April 08, 2022
Several years ago, my wife, my daughter, and I caught a performance of Jez Butterworth’s play The River, which was the study of a fly fisherman who brought two different lovers on separate trips to his remote fishing cabin to introduce them to his first true love, fishing for sea-run brown trout. The dialogue drove the story, but perhaps one of the most riveting scenes was one without a single spoken word. In it, the main character prepared a trout for the evening meal. The audience was silent throughout the entire process, which lasted several minutes as he gutted the fish, cleaned the cavity with water from a small faucet located on the edge of the stage, chopped vegetables at a table, and then assembled everything in a roasting pan. It may be hard to fathom, but you just couldn’t take your eyes off it.
To my mind, though, the most intriguing scene was one where the main character accosted one of his lovers as she returned to the cabin, after she had been missing for part of the night. He demanded an explanation, and when she told him that she had met a man fishing by the water’s edge and had sex with him, he exploded in anger.
His lover laughed at his self-righteous indignation and disclosed how she had actually used her time on the stream to hook and land an enormous brown trout. Her man was greatly relieved by this news and also impressed by his lover’s angling prowess, until she added that she had made her catch by impaling a Gummy Bear on a bare hook. His fury over this even greater outrage was thunderous, and it made for a genuinely funny moment. However, I could have sworn that I heard a couple of people in the audience gasp, just before everyone started laughing. Was there perhaps a little judging going on here?
Consider the possibility that a Gummy Bear could legitimately qualify as an artificial. It sure as hell isn’t real food. If you drift it in the current like a nymph, how different is it from a fly then, really? Taken to its logical extreme, just about any unnatural offering that can be put on the end of a hook and flung with a fly rod should be fair game, with the sole exception being a Hostess Twinkie, although even in that unlikely case, a yellow Glo-Bug tied on a long-shank size 2 hook might serve as an acceptable facsimile. The point is that the whole question of what’s kosher when fly fishing can sometimes be a bit confusing.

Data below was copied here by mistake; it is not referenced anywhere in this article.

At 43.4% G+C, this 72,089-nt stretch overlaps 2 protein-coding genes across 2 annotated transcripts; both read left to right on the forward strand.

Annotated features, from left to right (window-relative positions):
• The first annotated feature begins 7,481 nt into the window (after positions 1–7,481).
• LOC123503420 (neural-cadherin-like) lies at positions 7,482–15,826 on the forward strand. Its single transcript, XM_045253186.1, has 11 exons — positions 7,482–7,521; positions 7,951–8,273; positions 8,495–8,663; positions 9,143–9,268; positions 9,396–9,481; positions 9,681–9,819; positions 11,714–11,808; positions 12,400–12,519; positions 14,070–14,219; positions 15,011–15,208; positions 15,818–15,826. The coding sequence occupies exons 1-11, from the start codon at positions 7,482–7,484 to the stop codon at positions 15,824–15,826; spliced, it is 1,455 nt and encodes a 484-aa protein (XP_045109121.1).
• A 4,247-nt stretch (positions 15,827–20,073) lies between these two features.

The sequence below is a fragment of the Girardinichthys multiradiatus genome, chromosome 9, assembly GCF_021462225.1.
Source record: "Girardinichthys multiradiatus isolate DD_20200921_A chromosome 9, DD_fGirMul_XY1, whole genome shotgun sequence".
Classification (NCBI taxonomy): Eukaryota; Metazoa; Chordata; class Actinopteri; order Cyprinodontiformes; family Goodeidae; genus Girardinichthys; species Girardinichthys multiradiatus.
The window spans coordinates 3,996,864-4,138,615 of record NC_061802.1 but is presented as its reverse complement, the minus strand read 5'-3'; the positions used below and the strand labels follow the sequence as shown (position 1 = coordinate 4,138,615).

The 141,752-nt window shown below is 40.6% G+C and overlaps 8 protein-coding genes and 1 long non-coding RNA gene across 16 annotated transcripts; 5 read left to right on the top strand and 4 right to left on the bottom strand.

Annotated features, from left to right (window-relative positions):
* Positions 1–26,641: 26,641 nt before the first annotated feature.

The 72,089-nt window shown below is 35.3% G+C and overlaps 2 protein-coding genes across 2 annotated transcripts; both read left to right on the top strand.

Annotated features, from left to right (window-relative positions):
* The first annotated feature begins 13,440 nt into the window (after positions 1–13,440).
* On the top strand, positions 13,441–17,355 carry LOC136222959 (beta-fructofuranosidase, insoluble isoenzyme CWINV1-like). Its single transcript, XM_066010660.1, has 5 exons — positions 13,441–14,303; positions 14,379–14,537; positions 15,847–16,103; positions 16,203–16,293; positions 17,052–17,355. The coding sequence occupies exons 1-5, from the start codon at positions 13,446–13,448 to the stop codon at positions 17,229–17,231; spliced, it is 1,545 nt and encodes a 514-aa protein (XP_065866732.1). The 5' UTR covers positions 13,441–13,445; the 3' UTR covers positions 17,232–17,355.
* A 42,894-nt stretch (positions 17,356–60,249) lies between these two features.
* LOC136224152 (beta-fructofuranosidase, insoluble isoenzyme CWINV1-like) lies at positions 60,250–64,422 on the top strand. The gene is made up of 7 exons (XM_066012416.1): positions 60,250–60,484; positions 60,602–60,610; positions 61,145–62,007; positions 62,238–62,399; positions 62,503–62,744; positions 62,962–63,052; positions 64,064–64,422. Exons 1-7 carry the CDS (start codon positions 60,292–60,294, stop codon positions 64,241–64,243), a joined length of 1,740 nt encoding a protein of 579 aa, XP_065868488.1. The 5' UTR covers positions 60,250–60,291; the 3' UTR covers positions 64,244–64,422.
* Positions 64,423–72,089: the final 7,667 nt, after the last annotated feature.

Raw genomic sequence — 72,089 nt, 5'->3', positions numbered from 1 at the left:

There was a time when my publisher and I were hunting for endorsements for a book I’d just completed about fishing in Vermont. He had written to a well-known author, asking him to come up with a short blurb for my book’s back cover. However, after reading the manuscript, the scribe in question took umbrage at my description of several hybrid flies I had mentioned, patterns that he protested could not be found in Art Flick’s Streamside Guide. His conclusion was that any book that did not conform to this custom could not be considered an accurate source. Even my publisher—a stickler for detail and a fly-fishing enthusiast in his own right—thought it odd.
Thinking back on it, I seem to recall seeing some far-from-orthodox specialty patterns for sale on the counter at a shop on my very first fly-fishing trip. That summer, my mother, father, brother, and I traveled to Montana, ostensibly to do the family thing at a dude ranch. It involved a lot of horseback riding, which didn’t mean all that much to me. But that was the year I was introduced to fishing for trout, which immediately became an obsession.